What should reparations look like for Black Americans? #BuildingPower’s Zakiya Sankara-Jabar hosted reparations experts A. Kirsten Mullen and William A. Darity Jr. on her latest show to get to the bottom of it.
Mullen and Darity have studied inequity for decades and they recently teamed up to write a new book on how we apply all their lessons. They joined Zakiya to discuss “From Here to Equality: Reparations for Black Americans in the 21st Century” and what America needs to do to help our students of color thrive.
You can watch the entire episode here:
Now’s the Time
Mullen, whose expertise in Black folklore informed her work on Harvard’s Lancet Commission on Reparations and Redistributive Justice, says the time is ripe for actual action on reparations across the nation. We’ve been building to this moment, in fact.
She said that public figures have been raising the issue with more regularity in the last couple years, including Speaker of the House Nancy Pelosi telling attendees at a 2019 Howard University speech that she supports a congressional study on reparations—the first House Speaker to support such a thing.
“It was kind of political suicide to mention reparations,” she said. But within the last couple years, the conversation seemingly has shifted.
Of course, a lot more needs to shift, including going from a “study” on reparations to actual reparations plans. Mullen said that it’s always been hard to get “supposed allies” to stick up for reparations because there are plenty of Black people who don’t support reparations themselves—something Zakiya noted can often be based on understandable pessimism that any government action will improve the lives of Black citizens.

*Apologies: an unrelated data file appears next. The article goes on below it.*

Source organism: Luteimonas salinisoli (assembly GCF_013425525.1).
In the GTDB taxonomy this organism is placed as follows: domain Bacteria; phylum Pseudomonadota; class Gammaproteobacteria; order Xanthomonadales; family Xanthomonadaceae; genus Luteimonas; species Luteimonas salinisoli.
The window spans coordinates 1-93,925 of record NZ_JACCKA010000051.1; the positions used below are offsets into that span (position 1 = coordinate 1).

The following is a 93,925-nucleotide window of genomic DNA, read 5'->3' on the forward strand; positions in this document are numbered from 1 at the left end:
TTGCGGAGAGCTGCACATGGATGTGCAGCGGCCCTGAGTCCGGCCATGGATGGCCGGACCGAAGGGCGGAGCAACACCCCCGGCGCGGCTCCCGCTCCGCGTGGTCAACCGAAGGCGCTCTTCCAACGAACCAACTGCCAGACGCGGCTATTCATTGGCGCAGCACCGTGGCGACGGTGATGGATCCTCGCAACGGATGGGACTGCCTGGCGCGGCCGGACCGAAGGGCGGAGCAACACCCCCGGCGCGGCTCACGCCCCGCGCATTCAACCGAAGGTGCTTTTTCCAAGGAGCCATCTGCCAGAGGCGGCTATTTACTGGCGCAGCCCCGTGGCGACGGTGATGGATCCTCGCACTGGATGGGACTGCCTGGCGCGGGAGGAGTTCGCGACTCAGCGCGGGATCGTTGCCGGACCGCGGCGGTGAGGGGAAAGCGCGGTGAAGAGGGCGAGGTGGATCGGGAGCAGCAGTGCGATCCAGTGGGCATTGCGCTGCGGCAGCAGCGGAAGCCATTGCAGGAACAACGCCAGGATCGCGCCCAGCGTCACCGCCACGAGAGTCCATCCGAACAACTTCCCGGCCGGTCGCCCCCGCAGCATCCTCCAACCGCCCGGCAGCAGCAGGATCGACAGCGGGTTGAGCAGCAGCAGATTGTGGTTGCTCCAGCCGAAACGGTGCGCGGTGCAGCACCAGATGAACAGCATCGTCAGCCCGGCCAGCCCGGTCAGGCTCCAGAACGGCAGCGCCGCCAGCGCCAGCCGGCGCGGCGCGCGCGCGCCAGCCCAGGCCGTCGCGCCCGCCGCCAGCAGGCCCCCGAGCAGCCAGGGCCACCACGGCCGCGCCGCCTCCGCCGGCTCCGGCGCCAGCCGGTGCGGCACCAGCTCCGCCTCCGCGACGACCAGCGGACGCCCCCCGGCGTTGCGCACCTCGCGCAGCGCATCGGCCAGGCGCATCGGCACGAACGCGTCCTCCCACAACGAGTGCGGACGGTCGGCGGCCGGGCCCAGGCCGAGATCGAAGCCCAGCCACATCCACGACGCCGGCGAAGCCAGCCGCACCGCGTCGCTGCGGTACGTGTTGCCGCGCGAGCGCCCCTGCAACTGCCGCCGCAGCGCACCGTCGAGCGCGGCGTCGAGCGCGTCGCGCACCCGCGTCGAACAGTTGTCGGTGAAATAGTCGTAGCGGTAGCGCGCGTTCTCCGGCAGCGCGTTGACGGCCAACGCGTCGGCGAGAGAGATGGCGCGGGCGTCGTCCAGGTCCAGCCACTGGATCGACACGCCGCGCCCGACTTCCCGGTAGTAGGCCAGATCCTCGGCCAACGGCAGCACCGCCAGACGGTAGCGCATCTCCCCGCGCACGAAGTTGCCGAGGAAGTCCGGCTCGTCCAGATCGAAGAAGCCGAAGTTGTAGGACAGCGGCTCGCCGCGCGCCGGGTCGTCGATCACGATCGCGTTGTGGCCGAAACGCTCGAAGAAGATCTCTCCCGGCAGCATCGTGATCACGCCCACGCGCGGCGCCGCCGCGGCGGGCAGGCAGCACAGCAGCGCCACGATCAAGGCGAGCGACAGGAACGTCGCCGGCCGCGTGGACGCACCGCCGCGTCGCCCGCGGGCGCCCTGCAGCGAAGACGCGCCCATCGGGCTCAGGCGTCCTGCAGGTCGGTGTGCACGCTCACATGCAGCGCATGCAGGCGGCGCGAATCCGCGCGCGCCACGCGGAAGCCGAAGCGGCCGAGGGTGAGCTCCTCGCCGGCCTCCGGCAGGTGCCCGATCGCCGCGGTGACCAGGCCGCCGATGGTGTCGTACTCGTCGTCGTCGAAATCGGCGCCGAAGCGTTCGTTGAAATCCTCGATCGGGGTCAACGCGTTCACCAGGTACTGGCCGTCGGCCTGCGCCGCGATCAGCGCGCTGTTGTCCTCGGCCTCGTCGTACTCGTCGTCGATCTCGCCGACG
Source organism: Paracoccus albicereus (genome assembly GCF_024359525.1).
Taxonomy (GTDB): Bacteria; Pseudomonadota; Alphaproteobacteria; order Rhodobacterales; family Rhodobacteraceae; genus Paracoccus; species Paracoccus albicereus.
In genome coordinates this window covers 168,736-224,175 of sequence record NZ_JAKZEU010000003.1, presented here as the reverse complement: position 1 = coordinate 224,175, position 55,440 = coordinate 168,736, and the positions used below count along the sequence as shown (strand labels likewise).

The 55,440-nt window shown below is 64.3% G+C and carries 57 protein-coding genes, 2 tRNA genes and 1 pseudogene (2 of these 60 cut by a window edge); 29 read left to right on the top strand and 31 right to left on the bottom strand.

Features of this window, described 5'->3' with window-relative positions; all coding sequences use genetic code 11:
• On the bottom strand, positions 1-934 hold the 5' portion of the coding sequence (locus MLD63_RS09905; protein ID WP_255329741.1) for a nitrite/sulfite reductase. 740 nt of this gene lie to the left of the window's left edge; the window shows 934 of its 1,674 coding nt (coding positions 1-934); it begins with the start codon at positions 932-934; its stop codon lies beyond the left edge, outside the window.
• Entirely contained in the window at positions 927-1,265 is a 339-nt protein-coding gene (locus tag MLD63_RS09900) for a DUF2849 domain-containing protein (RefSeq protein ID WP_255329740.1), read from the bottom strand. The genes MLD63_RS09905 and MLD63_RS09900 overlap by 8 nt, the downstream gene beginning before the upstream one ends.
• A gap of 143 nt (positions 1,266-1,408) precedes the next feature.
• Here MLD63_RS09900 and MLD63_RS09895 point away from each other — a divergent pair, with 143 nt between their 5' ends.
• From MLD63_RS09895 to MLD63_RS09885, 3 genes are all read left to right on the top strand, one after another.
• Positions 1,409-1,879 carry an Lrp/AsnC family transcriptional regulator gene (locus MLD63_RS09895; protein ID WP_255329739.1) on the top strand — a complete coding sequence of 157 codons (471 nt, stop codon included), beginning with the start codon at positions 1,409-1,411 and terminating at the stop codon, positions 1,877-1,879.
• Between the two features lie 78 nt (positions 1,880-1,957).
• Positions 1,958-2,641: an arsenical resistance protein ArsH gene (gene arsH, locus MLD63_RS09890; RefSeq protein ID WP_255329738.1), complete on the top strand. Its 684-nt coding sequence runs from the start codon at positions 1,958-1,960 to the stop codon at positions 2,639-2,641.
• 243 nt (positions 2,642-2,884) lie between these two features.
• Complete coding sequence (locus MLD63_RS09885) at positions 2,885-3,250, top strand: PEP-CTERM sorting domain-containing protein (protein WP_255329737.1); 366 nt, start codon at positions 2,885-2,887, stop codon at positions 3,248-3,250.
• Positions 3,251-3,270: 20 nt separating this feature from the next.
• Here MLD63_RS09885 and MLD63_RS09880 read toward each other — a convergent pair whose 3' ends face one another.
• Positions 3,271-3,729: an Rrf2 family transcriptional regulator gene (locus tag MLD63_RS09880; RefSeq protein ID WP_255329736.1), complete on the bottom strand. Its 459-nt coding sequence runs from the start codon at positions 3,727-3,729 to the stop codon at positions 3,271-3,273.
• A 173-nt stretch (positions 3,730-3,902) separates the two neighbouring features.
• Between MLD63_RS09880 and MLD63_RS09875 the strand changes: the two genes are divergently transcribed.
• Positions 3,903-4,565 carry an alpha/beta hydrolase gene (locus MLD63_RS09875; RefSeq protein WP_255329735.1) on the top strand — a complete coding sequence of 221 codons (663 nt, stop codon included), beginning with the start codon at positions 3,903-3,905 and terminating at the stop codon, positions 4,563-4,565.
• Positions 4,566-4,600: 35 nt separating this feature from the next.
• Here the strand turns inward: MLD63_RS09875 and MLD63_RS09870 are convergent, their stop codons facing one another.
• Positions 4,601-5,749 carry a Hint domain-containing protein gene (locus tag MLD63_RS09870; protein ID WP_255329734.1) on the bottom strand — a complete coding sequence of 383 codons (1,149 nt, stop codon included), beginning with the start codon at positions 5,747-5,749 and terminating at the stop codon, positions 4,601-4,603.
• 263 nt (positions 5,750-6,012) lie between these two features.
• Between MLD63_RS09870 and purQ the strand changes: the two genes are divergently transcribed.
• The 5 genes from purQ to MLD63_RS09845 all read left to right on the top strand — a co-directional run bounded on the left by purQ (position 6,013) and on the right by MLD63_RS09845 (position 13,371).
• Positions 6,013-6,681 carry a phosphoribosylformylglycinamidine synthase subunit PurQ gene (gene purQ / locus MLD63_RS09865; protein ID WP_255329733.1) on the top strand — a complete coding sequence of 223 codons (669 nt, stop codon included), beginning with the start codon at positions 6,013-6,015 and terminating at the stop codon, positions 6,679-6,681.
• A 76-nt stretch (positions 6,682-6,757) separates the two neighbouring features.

“When you’re looking for a reason not to support a movement, any argument will do,” Mullen said. “If it appears the Black community is divided, then people say, ‘We don’t want to contribute to this divisive atmosphere.’”
Not all Black people think alike and won’t come to 100% agreement on anything because they’re individuals with their own opinions. So, Mullen says leaders have to take an actual position on the issue.
Darity, the Samuel DuBois Cook Distinguished Professor of Public Policy at Duke University, noted the reparations initiatives publicly supported by recent presidential candidates like Julian Castro and Tom Steyer as examples of momentum. He also said public interest in the idea spiked following the Black Lives Matter protests after George Floyd’s murder by a police officer in 2020.
“The movement started to shift after 2019, but it accelerated after the tragedies of 2020,” he said.
So, What Would Reparations Actually Look Like?
In short, the way it’s looked for white Americans and white immigrants for centuries.
Mullen noted that, post-Civil War, formerly enslaved Black Americans were “forthright” in their demands for reparations. In fact, they based their demands on a model from something the federal government had already provided their white neighbors: The Homestead Act of 1862, which gave grants to white people to buy homes and develop land in then-recently conquered Native American land across the American West.
Other forms of government assistance to white people were systematically kept from Black Americans, too, from the GI Bill to cutting off Black neighborhoods from economic development that was provided no-strings-attached to white neighborhoods in the postwar boom of the 1940s and ‘50s.
This matters today because, like Zakiya said, working class Black Americans’ jobs “won’t be there in 2030” due to automation, artificial intelligence technologies, and more. So it’s urgent to build up Black communities now and provide them the tools necessary to thrive in the future—while acknowledging the failures of the past.